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Shaggy performs at Antigua Race Week. Photo: Ted Martin/www.photofantasyantigua.com
Shaggy performs at Antigua Race Week. Photo: Ted Martin/www.photofantasyantigua.com

Caribbean Regatta Parties – How Important Are They?

Caribbean regattas are known for their rum and reggae parties. Yet how important are these shindigs to sailors, regatta organizers and sponsors? All At Sea asked all three groups to weigh-in on this question. The answers may surprise you!

First, everyone agrees that parties are second to the sailing itself.

“If you want to win (and we do), you need to be ready to sail,” says Puerto Rico’s Jaime Torres, who owns the Melges 32 Smile and Wave. “You can’t do that very effectively with a hangover.”

Similarly, says Michele Korteweg, director of the St. Maarten Heineken Regatta, “The parties are an important aspect of the overall experience for those who come here for the regatta, however, we never place more importance on it then on the racing. In the end, it is still a sailing event.”

For a product like Mount Gay Rum, a brand sponsor at nine Caribbean regattas such as Les Voiles de St Barth, Antigua Classic Yacht Regatta and the namesake Barbados Regatta, it’s still about the sailing first, says Pascale Sold Rangel, Caribbean area manager for Remy Cointreau, in St. John’s, Antigua. “For many years now, Mount Gay has associated itself with sailing as a tradition and as an honor to seamanship, bravery and adventure. Parties with Mount Gay Rum celebrate it all.”

Secondly, parties have a unique ability to add to a sailor’s overall pleasure of regatta participation.

“The parties are definitely part of the overall ‘regatta experience’, says Antigua’s Bernie Evan-Wong, who races his Mumm 36, High Tension. “The contrast of intensely exciting racing then relaxing and having fun after the races is all part of it.”

The USVI’s Mike Finley, who races his IC24, Ocean Potion, agrees. “Parties are where we can all get together after racing and talk about what happened out on the race course good or bad.”

Different types of sailors look for different types of parties, says Kathy Lammers, chairman of the regatta organizing committee for Antigua Sailing Week. “Bareboaters enjoy the bigger parties because for them it is a Caribbean vacation experience they are looking for with some good fun racing. The race charter crews enjoy the post-race social events and prize-givings and in most cases are keen on the bigger parties. The serious racing teams that come for the top quality, professionally managed racing enjoy the post-race events but most aren’t particularly interested in the bigger parties.  Many of these sailors will enjoy a crew dinner together.”

The cultural element of parties is an important part of reminding sailors that they are in a different part of the world, says Alison Sly-Adams, commercial director of Antigua Sailing Week. “The Caribbean has a reputation for being very laid back, but in terms of running professionally managed racing, it is essential that we still do that in a first world manner. But once we are on shore rum punch, barbecue chicken and ribs and reggae and soca are an essential part of the mix.”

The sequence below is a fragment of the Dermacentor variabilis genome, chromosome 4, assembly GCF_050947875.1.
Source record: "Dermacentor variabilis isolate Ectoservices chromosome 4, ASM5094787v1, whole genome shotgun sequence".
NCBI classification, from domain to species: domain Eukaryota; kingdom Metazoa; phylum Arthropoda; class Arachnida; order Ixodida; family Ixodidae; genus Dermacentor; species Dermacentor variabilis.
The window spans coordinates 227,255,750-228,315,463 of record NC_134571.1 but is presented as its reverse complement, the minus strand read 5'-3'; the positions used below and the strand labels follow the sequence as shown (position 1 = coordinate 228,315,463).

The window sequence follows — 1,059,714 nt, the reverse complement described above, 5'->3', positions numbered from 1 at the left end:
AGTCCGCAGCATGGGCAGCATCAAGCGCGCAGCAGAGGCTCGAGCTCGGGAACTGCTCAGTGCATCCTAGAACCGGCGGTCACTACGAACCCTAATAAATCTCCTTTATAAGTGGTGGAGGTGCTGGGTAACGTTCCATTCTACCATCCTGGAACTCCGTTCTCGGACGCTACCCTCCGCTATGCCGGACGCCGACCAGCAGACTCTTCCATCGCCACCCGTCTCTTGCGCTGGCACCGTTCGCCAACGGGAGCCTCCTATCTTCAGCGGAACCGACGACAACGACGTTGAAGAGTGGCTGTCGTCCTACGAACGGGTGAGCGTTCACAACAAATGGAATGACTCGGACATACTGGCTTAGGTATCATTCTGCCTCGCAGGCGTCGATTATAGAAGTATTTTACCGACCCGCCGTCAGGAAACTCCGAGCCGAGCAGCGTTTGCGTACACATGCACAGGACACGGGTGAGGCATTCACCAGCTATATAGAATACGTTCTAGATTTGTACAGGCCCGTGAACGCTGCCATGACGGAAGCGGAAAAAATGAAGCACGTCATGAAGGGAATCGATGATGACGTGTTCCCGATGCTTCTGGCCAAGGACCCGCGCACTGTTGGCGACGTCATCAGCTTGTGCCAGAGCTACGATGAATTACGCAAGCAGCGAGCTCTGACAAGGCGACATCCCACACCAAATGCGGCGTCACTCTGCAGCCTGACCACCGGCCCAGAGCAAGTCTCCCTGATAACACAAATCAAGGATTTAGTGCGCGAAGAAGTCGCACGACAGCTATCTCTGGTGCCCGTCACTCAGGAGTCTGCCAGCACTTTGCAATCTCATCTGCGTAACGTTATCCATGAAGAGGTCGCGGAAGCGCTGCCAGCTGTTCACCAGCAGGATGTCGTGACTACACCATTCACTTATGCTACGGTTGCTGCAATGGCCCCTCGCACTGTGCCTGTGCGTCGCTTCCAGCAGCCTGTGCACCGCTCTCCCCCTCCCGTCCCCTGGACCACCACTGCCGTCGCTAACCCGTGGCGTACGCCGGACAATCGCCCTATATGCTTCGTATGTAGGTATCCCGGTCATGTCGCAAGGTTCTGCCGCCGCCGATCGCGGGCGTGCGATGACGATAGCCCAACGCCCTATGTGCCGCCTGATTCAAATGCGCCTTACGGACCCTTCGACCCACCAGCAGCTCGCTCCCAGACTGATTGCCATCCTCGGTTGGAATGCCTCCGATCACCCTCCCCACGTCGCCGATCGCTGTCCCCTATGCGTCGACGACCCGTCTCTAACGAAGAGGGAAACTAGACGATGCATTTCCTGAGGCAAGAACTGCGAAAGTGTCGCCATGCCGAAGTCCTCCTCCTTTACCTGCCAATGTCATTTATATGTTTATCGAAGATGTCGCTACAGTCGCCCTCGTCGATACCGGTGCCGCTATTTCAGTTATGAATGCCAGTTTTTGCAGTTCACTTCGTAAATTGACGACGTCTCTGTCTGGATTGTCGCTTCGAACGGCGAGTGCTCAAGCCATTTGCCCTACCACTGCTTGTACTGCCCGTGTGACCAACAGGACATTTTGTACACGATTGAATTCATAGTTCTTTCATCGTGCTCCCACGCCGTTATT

Ruth Lund, organizer of Island Water World Grenada Sailing Week, agrees about the ability of parties to show visiting sailors island hospitality. “Our Lay Day activities mean that participants are able to mingle with other competitors, relax, see a bit of Grenada, get to know some of the Grenadian community and enjoy entertainers from steel pan bands, reggae music and Tivoli drummers to the hottest party bands (our regatta tag line is: Spice it up in Grenada!) that have both local and international appeal.”

Thirdly, parties provide the benefit of creating a point of distinction for regattas as well as showcase sponsors who provide monetary and in-kind support for off-the-water celebrations as well as on-the-water competition.

A fashion show that has sailors racing for a front row seat, stilt-walking Mocko Jumbies on the beach and brilliant Fire Balls that are famous at the island’s Full Moon parties set the BVI Spring Regatta & Sailing Festival apart from its Caribbean counterparts. All this takes place in and around the regatta village at Nanny Cay Marina

“Our Regatta Village is a central location for all the sailors to meet up after racing. This gives a huge advantage to sponsors who want to have the greatest number of people see their products or brands,” says Judy Petz, director of the BVI Spring Regatta & Sailing Festival.

Grenada Sailing Week’s Lund agrees and adds, “Our parties are linked to Title, Associate and Race Day sponsorships so they assist in getting the branding of our main supporters visible and out there.”

Finally, would sailors still come if regattas didn’t host parties?

“Yes, if the race quality is exceptional,” says Smile and Wave’s Torres. “However, a regatta risks their future by not spending some money on regatta parties.”

 

Carol M. Bareuther, RD, is a St. Thomas, U.S. Virgin Islands based marine writer and registered dietitian. 

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2 comments

  1. Party Party Party … It’s all part of the sailing in the Caribbean. Long may it be so.

    Gary

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